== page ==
In August 2011, Professor Ann McGrath started work on a three year ARC Discovery project which aims to forge innovative approaches to writing deep time history. With Research Associate Dr Malcolm Allbrook, Professor McGrath will examine the history of research in the internationally significant Willandra Lakes World Heritage Area in western New South Wales which, as well as Lake Mungo, includes other ancient and long dry lakes such as Arumpo, Leaghur, Garnpung and Mulurulu.
Professor Ann McGrath and Dr Malcolm Allbrook,
October 2011 (Photo by McGrath, ACIH)
It was at Lake Mungo in 1968 that a team of ANU scientists recovered the remains of an ancient woman who later became widely known as ‘Lady Mungo’. This and subsequent finds of human remains and cultural materials provided the first evidence of a human occupation of Australia of at least 50,000 years. Furthermore, there is evidence of strong continuities, persistence and flexibility by Aboriginal societies in the face of significant changes in environment and climate. These narratives support traditional knowledge about connections to sites and country which extend into the deep past.
More recently, traditional owners and scientific researchers have started to systematically share ideas, skills and knowledge and through this, respect for each other’s knowledge has grown. The project will examine the history of this relationship and the ways traditional and scientific knowledge systems have evolved from a state of mutual ignorance and mistrust, to the current state of support, understanding, and a commitment to work through problems and blockages as reflected in co-operative systems of land and research management.
The way these arrangements have come to enrich previously divergent belief and knowledge systems suggests story of reconciliation that may provide a model of global significance. The research team will collaborate with traditional owners and researchers, as well as National Park managers and pastoral landholders, to develop historical insights about their experiences, work and knowledge. Through this, they aim to extend historical understandings and narratives of how people might have lived in and adapted to changing environmental, social and political conditions in ‘deep time’, as well as in the more recent colonial past.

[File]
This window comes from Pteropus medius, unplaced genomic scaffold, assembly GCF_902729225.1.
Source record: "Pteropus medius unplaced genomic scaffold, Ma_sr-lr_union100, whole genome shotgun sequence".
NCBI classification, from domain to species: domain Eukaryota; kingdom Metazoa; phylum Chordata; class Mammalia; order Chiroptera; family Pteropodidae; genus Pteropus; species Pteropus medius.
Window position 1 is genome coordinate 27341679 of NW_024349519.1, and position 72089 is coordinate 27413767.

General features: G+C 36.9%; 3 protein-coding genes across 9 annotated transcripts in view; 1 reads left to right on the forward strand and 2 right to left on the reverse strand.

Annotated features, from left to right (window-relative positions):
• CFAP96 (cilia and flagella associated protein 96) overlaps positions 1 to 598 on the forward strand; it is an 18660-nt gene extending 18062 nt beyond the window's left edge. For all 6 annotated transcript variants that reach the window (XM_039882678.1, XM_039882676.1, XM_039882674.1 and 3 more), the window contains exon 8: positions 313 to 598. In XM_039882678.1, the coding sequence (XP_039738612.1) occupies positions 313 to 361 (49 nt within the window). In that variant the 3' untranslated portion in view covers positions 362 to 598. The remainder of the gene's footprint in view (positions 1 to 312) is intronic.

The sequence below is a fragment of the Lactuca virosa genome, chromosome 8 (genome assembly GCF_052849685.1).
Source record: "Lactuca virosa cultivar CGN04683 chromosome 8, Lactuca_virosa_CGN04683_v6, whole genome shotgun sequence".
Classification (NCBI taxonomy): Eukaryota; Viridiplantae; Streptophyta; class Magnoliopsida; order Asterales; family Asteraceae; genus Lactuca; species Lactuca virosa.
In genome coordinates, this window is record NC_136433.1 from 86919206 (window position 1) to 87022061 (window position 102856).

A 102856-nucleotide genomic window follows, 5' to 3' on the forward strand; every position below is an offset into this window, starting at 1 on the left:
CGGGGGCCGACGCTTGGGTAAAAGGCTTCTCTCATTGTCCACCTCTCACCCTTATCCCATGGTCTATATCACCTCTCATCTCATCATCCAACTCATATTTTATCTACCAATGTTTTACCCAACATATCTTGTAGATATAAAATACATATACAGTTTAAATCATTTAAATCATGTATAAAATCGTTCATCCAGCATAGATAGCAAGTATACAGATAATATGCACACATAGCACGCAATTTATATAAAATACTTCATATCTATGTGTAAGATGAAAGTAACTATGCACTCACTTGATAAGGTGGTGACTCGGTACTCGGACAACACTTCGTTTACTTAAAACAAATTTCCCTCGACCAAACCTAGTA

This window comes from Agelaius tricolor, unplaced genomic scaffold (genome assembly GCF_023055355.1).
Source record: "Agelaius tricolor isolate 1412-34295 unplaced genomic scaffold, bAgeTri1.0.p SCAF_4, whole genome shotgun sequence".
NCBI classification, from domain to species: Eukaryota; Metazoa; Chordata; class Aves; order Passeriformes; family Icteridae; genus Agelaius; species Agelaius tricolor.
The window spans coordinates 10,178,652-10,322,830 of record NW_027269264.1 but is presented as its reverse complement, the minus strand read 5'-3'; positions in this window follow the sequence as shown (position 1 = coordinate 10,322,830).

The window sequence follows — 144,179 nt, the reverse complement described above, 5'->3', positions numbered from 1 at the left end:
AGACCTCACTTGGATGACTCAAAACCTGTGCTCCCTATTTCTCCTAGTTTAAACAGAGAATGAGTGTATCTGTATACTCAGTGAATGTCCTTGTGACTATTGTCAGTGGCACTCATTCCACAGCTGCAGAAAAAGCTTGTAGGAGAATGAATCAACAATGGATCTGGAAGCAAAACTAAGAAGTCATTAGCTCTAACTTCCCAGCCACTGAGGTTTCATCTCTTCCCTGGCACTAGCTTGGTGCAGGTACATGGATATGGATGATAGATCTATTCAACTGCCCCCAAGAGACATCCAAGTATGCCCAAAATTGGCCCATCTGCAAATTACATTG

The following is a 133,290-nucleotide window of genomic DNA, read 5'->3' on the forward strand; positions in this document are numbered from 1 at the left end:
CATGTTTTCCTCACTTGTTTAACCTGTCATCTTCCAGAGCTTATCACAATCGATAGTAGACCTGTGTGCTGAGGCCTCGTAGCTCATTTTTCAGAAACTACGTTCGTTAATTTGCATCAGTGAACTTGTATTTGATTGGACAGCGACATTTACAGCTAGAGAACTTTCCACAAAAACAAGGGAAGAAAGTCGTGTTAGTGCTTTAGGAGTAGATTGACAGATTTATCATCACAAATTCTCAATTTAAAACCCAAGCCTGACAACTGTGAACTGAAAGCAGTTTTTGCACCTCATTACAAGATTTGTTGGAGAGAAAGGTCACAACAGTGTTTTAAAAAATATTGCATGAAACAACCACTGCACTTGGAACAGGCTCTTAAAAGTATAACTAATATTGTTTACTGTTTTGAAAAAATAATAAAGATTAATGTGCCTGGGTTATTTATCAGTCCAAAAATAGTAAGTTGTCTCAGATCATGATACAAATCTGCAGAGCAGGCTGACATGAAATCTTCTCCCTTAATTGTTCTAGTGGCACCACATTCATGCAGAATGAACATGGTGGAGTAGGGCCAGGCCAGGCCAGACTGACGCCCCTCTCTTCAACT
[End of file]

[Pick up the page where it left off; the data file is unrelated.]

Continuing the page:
Lake Mungo from the lunettes, October 2011
(Photo by McGrath, ACIH)
Australian historiography has developed within a context which typically privileges the written record and, consequently, ‘Aboriginal history’ has focussed on the story of contact, adaptation and survival in the face of the severe disruptions to Indigenous life that accompanied colonisation. The long story of pre-colonial occupation of Australia has, in the absence of a written record, become the province of anthropology and archaeology, leaving Aboriginal people suspended within a long, seemingly unfathomable, and unchanging past.
This research project seeks to interrogate the problem of historicising this long pre-colonial history of the Australian continent by pooling the knowledge systems of historians and scientists with those of Aboriginal traditional owners and other regional land managers. By undertaking historical research on this internationally important site, it aims to tell a more inclusive story of Australia's national history, in order to enhance knowledge about Lake Mungo, and the history of Aboriginal occupation of the Australian landscape through the massive changes in climate, the natural and socio-political environments over time. The project outcomes will include publication of a monograph, scholarly papers and a community report which will lead to improved educational material for schools and the wider public.